Thursday, February 2, 2017

I am old lady

                           Available on: Amazon, Kindle and 

Yes, I will admit I'm not a spring chick anymore.  When I arose this morning, I was able to wander around my house at five in the morning.  I turned on my computer, made a pot of coffee and played with my cats.  I was able to look out my window to see what kind of a day it was going to be and I pretty much was able to 'do my own thing,' as they say.

It may not sound like such a big deal, but if you are living in a traditional nursing home, believe me, this kind of freedom is as 'big of a deal' as you're going to get.  I wasn't made to get out of bed at six in the morning, I chose to get up at five and if I didn't want to get up, I didn't have to.  In a nursing home you will be forced to get out of bed for breakfast at six in the morning. Why?  Well it's always, always for staff convenience.  

When I was a nurse aide, I was told:  'We have to get them up and ready because the day shift will get mad if we don't.'  So screw the day shift is my response.  The day shift has 'so much to do already.'  So?  They get paid for their efforts. (Even though I know nurse aids don't get paid near enough for all they do)  I have worked the day shift and yes, people have appointments, they need breakfast and it's pretty busy.  But that still doesn't warrant dragging my old ass out of bed at that god awful hour, especially since all night I've probably already been poked and prodded, so now I've had very little sleep.  No wonder I'd be groggy and upset at being drug from my warm bed. The night shift people would hurriedly dress those old people, all the while saying: "Come on, we have to be in the dining room shortly."  Many elderly balk at being hurried.  Hell, you'd think they had some damned job to get to, instead of paying big bucks to be hurried and shuffled to the dining room like so much cattle.  Traditional nursing homes are full of damned rules.  Rules that, for the most part, are quite meaningless in my book.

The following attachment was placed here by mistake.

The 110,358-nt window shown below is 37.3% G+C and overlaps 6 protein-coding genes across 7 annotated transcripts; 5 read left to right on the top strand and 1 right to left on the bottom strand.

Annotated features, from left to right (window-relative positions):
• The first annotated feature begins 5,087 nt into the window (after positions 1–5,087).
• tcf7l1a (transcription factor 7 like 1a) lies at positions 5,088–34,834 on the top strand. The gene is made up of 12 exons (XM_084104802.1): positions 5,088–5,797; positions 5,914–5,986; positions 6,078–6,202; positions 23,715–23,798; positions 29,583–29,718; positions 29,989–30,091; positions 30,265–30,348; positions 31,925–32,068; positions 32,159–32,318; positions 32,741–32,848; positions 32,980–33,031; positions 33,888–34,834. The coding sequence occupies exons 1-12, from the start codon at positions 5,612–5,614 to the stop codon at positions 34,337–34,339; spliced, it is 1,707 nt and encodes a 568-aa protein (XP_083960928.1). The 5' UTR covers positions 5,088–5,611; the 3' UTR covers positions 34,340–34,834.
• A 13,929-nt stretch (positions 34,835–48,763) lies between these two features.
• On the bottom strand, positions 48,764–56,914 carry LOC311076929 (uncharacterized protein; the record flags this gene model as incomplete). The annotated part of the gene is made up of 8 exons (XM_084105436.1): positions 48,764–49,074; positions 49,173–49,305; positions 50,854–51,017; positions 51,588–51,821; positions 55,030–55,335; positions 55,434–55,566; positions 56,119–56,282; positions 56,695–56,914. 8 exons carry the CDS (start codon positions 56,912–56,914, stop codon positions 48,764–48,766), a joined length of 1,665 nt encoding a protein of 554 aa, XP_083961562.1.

Once they do get into the dining room, they are greeted by nurses with med carts.  Now nowhere on any prescription bottles I've ever gotten, does it say: 'To be takes in a large group at times convenient only to nursing staff.'  My bottles say: 'To be taken at XYZ time of day.'  That medication is supposed to be individualized, for that particular patient.  But, remember, all of this is for staff convenience only.  Which pretty much assures that I'm no longer an individual.  Just part of a herd of cattle.  Kind of like when a farmer milks cows the same time, all at once, in a big group, every day. 

When it's time to shower, also for staff convenience, you will be wheeled into a stall, and the experience?  Well more akin to a car wash than any showers I take in my home.  That Big shower wand, it gets lifted from its holder and a waterfall of water is washed over your head, your face,your eyes, your body.  I'm sure this might be how water boarding feels like.  Getting old and showering, equals torture.  Now imagine, if you will, you have dementia and have no idea what's going on.  I'm sure you would be combative too.

Today I'm going to the local store to pick up some things I need.  In a nursing home, especially the one I worked at as a Social Worker, a place that doesn't even own a van for such trips; that is also a big deal.  That nursing home feels it's too big of an expense to have a van to take people to the stores.  Too expensive to own, even though that facility, as all nursing homes, rake in billions of dollars.  But, gosh, don't spend any of those big bucks on people living there.  

So as you go about your day, just think of all the little freedoms you are enjoying.  Remember, those freedoms will evaporate if you have to ever live in a traditional nursing home.